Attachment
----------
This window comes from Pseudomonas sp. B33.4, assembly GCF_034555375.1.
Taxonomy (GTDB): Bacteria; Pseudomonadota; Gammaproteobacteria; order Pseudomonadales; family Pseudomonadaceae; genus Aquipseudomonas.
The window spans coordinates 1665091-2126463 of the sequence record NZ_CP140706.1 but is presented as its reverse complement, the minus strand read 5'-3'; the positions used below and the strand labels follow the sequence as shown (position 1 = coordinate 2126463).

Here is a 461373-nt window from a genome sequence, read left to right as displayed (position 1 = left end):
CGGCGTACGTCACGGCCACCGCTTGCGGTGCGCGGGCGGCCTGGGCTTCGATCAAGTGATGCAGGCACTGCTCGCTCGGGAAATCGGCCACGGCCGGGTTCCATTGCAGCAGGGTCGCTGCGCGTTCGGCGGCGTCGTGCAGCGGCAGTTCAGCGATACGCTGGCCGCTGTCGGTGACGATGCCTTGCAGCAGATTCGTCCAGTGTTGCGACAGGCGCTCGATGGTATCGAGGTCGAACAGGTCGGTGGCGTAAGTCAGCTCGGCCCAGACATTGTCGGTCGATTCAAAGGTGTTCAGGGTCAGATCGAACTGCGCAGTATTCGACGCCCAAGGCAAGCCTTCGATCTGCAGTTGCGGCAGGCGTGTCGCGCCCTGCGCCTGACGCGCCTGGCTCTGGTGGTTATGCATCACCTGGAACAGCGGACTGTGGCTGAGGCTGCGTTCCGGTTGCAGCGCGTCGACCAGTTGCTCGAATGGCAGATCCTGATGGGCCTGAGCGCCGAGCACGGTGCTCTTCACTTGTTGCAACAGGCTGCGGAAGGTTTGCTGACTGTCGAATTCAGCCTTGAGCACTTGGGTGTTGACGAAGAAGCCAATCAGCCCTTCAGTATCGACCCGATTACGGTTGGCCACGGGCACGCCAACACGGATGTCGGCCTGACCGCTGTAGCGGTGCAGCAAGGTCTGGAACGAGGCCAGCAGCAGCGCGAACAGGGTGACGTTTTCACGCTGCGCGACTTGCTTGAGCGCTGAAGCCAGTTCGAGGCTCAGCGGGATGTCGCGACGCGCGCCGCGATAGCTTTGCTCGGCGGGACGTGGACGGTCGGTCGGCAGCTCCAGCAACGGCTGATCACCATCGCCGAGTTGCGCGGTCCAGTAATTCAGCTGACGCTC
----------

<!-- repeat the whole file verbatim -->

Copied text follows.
This window comes from Pseudomonas sp. B33.4, assembly GCF_034555375.1.
Taxonomy (GTDB): Bacteria; Pseudomonadota; Gammaproteobacteria; order Pseudomonadales; family Pseudomonadaceae; genus Aquipseudomonas.
The window spans coordinates 1665091-2126463 of the sequence record NZ_CP140706.1 but is presented as its reverse complement, the minus strand read 5'-3'; the positions used below and the strand labels follow the sequence as shown (position 1 = coordinate 2126463).

Here is a 461373-nt window from a genome sequence, read left to right as displayed (position 1 = left end):
CGGCGTACGTCACGGCCACCGCTTGCGGTGCGCGGGCGGCCTGGGCTTCGATCAAGTGATGCAGGCACTGCTCGCTCGGGAAATCGGCCACGGCCGGGTTCCATTGCAGCAGGGTCGCTGCGCGTTCGGCGGCGTCGTGCAGCGGCAGTTCAGCGATACGCTGGCCGCTGTCGGTGACGATGCCTTGCAGCAGATTCGTCCAGTGTTGCGACAGGCGCTCGATGGTATCGAGGTCGAACAGGTCGGTGGCGTAAGTCAGCTCGGCCCAGACATTGTCGGTCGATTCAAAGGTGTTCAGGGTCAGATCGAACTGCGCAGTATTCGACGCCCAAGGCAAGCCTTCGATCTGCAGTTGCGGCAGGCGTGTCGCGCCCTGCGCCTGACGCGCCTGGCTCTGGTGGTTATGCATCACCTGGAACAGCGGACTGTGGCTGAGGCTGCGTTCCGGTTGCAGCGCGTCGACCAGTTGCTCGAATGGCAGATCCTGATGGGCCTGAGCGCCGAGCACGGTGCTCTTCACTTGTTGCAACAGGCTGCGGAAGGTTTGCTGACTGTCGAATTCAGCCTTGAGCACTTGGGTGTTGACGAAGAAGCCAATCAGCCCTTCAGTATCGACCCGATTACGGTTGGCCACGGGCACGCCAACACGGATGTCGGCCTGACCGCTGTAGCGGTGCAGCAAGGTCTGGAACGAGGCCAGCAGCAGCGCGAACAGGGTGACGTTTTCACGCTGCGCGACTTGCTTGAGCGCTGAAGCCAGTTCGAGGCTCAGCGGGATGTCGCGACGCGCGCCGCGATAGCTTTGCTCGGCGGGACGTGGACGGTCGGTCGGCAGCTCCAGCAACGGCTGATCACCATCGCCGAGTTGCGCGGTCCAGTAATTCAGCTGACGCTC